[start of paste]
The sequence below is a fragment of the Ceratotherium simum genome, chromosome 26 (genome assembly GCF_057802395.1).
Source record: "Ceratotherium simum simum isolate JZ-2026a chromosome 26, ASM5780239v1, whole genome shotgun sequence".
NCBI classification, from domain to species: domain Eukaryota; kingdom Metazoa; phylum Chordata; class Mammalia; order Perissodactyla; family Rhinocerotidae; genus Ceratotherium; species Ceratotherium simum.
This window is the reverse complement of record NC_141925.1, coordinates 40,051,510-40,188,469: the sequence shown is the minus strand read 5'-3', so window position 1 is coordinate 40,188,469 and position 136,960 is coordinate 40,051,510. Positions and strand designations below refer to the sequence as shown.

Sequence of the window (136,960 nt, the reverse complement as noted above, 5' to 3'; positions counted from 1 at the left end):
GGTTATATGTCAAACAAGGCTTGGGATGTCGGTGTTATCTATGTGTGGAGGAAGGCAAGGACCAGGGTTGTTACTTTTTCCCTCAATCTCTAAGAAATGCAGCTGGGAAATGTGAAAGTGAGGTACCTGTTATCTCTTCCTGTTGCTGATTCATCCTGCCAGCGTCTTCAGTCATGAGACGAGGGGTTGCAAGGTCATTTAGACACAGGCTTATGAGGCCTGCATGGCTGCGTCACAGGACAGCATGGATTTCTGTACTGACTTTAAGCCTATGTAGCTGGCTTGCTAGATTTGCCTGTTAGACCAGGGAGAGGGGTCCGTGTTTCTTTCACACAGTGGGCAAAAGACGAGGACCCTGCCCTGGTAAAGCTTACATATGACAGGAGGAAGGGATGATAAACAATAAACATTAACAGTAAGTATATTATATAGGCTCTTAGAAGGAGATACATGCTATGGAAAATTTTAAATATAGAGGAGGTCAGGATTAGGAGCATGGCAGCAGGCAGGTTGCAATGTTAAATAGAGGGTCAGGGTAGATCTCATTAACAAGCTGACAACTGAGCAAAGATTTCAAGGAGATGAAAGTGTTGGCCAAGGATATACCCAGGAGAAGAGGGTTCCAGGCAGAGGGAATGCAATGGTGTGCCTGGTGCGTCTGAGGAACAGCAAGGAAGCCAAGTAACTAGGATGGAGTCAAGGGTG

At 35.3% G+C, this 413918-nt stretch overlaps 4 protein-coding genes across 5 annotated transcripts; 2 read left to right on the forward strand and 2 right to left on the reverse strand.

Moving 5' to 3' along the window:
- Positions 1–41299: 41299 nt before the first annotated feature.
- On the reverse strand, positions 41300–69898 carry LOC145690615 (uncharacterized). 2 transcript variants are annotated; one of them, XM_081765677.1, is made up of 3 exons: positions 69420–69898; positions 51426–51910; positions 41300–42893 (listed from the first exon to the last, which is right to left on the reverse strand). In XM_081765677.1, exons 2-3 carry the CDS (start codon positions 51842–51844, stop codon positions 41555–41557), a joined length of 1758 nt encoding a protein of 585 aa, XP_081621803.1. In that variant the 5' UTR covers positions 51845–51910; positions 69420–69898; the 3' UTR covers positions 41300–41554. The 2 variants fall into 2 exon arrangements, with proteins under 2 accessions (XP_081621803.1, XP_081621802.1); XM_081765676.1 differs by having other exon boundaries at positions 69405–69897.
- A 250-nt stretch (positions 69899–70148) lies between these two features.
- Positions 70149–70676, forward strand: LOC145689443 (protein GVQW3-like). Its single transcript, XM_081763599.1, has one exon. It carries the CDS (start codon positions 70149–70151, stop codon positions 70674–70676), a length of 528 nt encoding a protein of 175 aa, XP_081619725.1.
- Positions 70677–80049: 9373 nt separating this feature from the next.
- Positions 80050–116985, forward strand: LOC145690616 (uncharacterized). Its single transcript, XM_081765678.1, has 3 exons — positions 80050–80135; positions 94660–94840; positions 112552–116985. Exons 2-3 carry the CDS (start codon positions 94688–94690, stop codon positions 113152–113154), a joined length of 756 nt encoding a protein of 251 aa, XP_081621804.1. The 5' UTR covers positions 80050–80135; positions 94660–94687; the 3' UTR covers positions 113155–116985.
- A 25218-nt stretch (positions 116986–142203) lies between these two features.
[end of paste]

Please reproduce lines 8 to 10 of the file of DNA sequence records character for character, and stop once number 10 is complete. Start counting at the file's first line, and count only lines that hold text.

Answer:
Moving 5' to 3' along the window:
- Positions 1–41299: 41299 nt before the first annotated feature.
- On the reverse strand, positions 41300–69898 carry LOC145690615 (uncharacterized). 2 transcript variants are annotated; one of them, XM_081765677.1, is made up of 3 exons: positions 69420–69898; positions 51426–51910; positions 41300–42893 (listed from the first exon to the last, which is right to left on the reverse strand). In XM_081765677.1, exons 2-3 carry the CDS (start codon positions 51842–51844, stop codon positions 41555–41557), a joined length of 1758 nt encoding a protein of 585 aa, XP_081621803.1. In that variant the 5' UTR covers positions 51845–51910; positions 69420–69898; the 3' UTR covers positions 41300–41554. The 2 variants fall into 2 exon arrangements, with proteins under 2 accessions (XP_081621803.1, XP_081621802.1); XM_081765676.1 differs by having other exon boundaries at positions 69405–69897.